“Your body is precious. It is our vehicle for awakening. Treat it with care.” ~Buddha
Our bodies are not indestructible, and there is only so far we can push them before they start to fail. I should know.
Roughly three years have passed since my body became unwell, for whatever reasons. Despite suffering from extreme exhaustion and constant joint and muscle pains, like those you get when you have the flu, I’ve only just started to listen.
I guess the reason it’s taken me so long to do this is because I’m still holding onto the life I had before my usual activities began putting me in bed for days at a time. (I finished my degree at university and then went on to another part-time course for two years, while holding down two part-time jobs and running a student newspaper.)
After a year, I swapped being an editor for being a teacher and took up my teaching qualification. Amidst all of that, I moved onto a wreck of a boat, was without a bedroom for around four months, suffered a bereavement, and struggled to skim the edges of a mental breakdown as my depression reached critical mass.
My mental health has always been open to interpretation and discussion, but in my many years of happy insanity, my physical health has never suffered like it does now.
I’ve spent nearly a year improving my mental health by changing my attitudes, being more mindful, and practicing compassion and happiness. These things are ongoing, but I’ve given very little time to my body in the process.
When we’re stressed, we take time out to breathe and think happy thoughts, but what do we do for our bodies? Maybe we sometimes forget about that part. I know I do. So what can we do for our bodies alone when things are getting tough?
1. Take time for exercise.
I have to admit that I’m not a huge fan of this one because physical activity actually compounds the problems I experience with my body. But occasionally, when my joints aren’t screaming, I make sure that I keep my limbs limber by going for a gentle walk.
I’m slowly working my way towards practicing some basic yoga, too, but I’m having to take my time with that ambition.
This is the point of exercising your body–only do what your body can manage if you’re struggling, as there’s no point in making things harder. Even a little activity can have a huge impact.
2. Make sleep a priority.
If you’re tired, even if you feel that you need to get more done, give yourself permission to sleep. I ignored this simple notion for nearly a year when I first started feeling unwell. Now that I embrace it, my body thanks me for it. (You can read 9 tips to get better sleep here).
Admittedly, my condition keeps rest and sleep from being as refreshing as they might be for other people, but it still makes a difference. It stops me from doing further damage.
3. Eat well and savor it.
We’re encouraged to be increasingly mindful of what we eat nowadays, and for good reason considering the state of the food we consume. I’d like to encourage you, however, to turn your attention inward for a moment and think about eating as more than a bland necessity or ethical conundrum. Food is fuel, and we need it to function optimally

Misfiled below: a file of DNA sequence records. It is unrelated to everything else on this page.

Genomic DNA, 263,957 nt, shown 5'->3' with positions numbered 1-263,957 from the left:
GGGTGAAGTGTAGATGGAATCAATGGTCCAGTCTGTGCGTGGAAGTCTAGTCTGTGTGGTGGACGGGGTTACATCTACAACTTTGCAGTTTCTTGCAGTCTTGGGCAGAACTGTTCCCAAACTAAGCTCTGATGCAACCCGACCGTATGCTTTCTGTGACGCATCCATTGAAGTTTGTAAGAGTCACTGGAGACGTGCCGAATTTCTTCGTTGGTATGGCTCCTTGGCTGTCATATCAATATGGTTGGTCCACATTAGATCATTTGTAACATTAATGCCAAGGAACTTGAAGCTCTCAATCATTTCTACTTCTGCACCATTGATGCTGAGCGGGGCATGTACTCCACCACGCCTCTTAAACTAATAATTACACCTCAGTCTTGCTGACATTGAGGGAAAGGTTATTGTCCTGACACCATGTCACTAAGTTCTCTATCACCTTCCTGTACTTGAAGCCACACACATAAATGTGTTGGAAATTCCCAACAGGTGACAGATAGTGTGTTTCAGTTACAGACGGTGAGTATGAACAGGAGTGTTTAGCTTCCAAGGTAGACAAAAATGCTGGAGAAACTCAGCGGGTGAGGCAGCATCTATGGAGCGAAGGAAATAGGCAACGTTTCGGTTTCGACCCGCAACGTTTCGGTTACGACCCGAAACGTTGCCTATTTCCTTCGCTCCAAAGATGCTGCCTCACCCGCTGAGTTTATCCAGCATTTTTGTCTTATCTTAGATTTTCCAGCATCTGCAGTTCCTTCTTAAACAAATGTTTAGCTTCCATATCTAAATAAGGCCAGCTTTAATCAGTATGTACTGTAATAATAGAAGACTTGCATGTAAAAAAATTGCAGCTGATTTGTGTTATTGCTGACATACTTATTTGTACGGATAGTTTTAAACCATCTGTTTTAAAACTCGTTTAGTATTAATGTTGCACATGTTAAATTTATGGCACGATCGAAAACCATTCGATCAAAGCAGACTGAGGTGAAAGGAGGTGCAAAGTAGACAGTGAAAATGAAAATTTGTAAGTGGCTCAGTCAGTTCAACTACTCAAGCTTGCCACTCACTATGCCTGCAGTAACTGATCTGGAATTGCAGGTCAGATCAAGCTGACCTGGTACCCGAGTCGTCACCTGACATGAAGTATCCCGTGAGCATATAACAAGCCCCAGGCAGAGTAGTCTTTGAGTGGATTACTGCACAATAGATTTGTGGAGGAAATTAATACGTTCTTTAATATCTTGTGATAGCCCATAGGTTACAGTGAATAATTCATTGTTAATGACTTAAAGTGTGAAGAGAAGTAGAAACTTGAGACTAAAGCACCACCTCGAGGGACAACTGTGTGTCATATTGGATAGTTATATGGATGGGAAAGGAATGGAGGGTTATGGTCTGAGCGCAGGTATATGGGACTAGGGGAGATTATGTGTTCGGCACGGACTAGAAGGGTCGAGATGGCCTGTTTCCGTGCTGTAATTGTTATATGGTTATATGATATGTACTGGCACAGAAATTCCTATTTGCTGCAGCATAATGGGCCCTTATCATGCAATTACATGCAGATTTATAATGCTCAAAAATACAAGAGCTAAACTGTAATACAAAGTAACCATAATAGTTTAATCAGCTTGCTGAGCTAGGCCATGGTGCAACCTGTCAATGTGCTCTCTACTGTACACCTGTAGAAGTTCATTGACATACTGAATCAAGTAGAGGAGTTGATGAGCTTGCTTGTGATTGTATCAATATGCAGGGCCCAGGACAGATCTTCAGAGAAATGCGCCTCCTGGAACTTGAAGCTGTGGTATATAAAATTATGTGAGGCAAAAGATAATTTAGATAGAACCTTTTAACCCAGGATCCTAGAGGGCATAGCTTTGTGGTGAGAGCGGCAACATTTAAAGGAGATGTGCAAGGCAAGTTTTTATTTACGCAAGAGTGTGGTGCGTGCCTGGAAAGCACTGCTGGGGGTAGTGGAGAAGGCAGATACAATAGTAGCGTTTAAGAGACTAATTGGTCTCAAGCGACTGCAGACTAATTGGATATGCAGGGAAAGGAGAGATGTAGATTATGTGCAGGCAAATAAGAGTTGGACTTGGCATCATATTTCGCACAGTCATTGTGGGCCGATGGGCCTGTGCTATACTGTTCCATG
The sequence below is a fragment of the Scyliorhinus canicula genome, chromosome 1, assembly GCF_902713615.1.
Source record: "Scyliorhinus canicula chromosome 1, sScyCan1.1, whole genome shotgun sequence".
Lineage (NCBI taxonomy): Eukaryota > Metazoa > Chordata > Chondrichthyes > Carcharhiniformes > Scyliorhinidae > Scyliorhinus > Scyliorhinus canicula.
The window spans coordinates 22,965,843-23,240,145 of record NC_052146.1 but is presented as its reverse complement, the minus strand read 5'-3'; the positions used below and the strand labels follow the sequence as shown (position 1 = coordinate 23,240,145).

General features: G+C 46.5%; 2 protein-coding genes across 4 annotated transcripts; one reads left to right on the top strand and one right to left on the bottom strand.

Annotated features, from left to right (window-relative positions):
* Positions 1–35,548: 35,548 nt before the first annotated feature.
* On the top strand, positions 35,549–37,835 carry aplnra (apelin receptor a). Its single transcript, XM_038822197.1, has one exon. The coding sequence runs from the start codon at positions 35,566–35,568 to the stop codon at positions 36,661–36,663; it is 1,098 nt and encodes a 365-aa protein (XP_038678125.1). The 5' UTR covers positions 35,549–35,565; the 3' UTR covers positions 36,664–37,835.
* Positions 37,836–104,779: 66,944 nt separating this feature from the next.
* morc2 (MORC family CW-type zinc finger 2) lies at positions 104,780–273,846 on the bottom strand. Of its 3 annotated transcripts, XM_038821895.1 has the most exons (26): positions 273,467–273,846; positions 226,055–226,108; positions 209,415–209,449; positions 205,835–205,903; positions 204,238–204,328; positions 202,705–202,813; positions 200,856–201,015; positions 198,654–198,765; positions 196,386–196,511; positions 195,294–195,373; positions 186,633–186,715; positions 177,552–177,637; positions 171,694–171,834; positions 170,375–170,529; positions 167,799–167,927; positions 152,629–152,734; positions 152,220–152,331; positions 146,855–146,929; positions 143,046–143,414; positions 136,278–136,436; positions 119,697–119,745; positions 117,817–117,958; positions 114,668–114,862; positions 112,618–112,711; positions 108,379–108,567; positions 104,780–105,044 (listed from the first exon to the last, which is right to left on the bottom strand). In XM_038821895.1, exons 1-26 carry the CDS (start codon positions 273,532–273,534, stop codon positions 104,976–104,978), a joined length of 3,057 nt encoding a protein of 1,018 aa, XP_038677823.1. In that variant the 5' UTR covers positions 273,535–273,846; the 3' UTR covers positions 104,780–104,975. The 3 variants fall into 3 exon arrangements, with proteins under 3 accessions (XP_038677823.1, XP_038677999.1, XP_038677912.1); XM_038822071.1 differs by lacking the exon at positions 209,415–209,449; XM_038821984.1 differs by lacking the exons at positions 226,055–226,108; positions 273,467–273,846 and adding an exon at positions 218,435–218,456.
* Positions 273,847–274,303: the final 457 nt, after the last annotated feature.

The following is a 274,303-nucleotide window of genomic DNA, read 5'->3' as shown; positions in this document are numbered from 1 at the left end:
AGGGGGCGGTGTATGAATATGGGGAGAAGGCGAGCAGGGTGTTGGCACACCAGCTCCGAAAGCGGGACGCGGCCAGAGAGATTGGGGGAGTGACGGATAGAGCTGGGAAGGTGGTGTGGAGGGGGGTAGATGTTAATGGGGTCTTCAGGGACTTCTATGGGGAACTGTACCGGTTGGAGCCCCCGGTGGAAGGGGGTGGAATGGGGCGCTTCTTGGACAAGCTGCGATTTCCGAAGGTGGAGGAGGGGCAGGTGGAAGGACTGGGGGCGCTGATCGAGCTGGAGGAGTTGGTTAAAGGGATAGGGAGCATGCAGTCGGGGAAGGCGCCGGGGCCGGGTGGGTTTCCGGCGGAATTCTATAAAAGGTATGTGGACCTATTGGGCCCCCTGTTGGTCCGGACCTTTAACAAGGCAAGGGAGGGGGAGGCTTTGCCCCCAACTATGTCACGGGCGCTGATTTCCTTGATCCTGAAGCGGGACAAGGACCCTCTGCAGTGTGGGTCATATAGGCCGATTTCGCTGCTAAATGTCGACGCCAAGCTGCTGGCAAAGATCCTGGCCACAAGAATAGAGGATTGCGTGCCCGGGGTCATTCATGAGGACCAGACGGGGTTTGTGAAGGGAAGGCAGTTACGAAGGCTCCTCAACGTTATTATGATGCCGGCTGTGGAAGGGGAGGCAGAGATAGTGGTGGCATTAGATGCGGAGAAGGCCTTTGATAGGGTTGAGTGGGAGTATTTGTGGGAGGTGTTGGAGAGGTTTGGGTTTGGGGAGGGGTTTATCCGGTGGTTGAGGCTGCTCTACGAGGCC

Eating well means feeding your body what it needs, in the most natural way you can manage and afford. Changing how you eat doesn’t need to be an all-or-nothing thing. Maybe you could add just an extra bit of fruit a day or swap a cup of coffee for a glass of water instead.
Relish the food you eat too, and take your time. Paying attention to flavors, textures, and smells, even the mechanical act of eating can soothe our bodies and reawaken us to the sensations of being alive. How long has it been since you’ve recognized your body like this?
4. Listen to pain.
When something hurts, something somewhere has gone wrong, and your body is trying to tell you that. We often pay no attention to pain unless it becomes unbearable: that tooth ache isn’t so bad, it can wait for a while; the sharp tugging in my shoulder is a result of repetitive strain but it usually goes by the time I’m home, so no need to worry.
These things, no matter how small, shouldn’t be brushed aside because they represent damage to our bodies. Ignore them and they could come back to haunt you later.
5. Slow down.
Because I’m still clinging on to the self that existed before I was feeling so rubbish, I tend to think I’m untouchable. I end up taking on way too much and then running around like a maniac. I can probably manage about two days of this sort of activity before I collapse and end up in bed.
If you’re likely to do the same as me, then I won’t be surprised if you scoff at the suggestion that you slow down. We all have so much to do and so little time to do it in and you want me to slow down? Who has time for that?
Rephrase the question: who doesn’t have time for that? The answer: our bodies.
If we squeeze every second out of our day at record speed, our flesh, bones, muscles, organs—the whole lot—will eventually suffer.
Since accepting my physical condition, I’ve become a slow life advocate. I have to live slowly for the sake of my body, and you know what? I quite like it!
I like that I only ever sit and write for two, maybe three hours tops, for a day. I like that I take whole days off to give my body time to recover.
Our bodies are precious, so why do we neglect them on such basic levels so often? A serene mind really is nothing without a healthy body to carry it. So take an hour—yes an hour!—out of your day a few times a week to care for it. Sleep, eat, rest, get a massage. Wind things down. Pay attention.
Show your body the same compassion that you endeavor to show everyone. It needs it just as much.
Photo by Mark Donoher
About Sam Russell
Sam Russell is a young writer from the southeastern corner of the UK. He’s a cynic by nature trying to prove that cynics can be happy and positive, too. Visit his blog at http://cackhanded.wordpress.com/.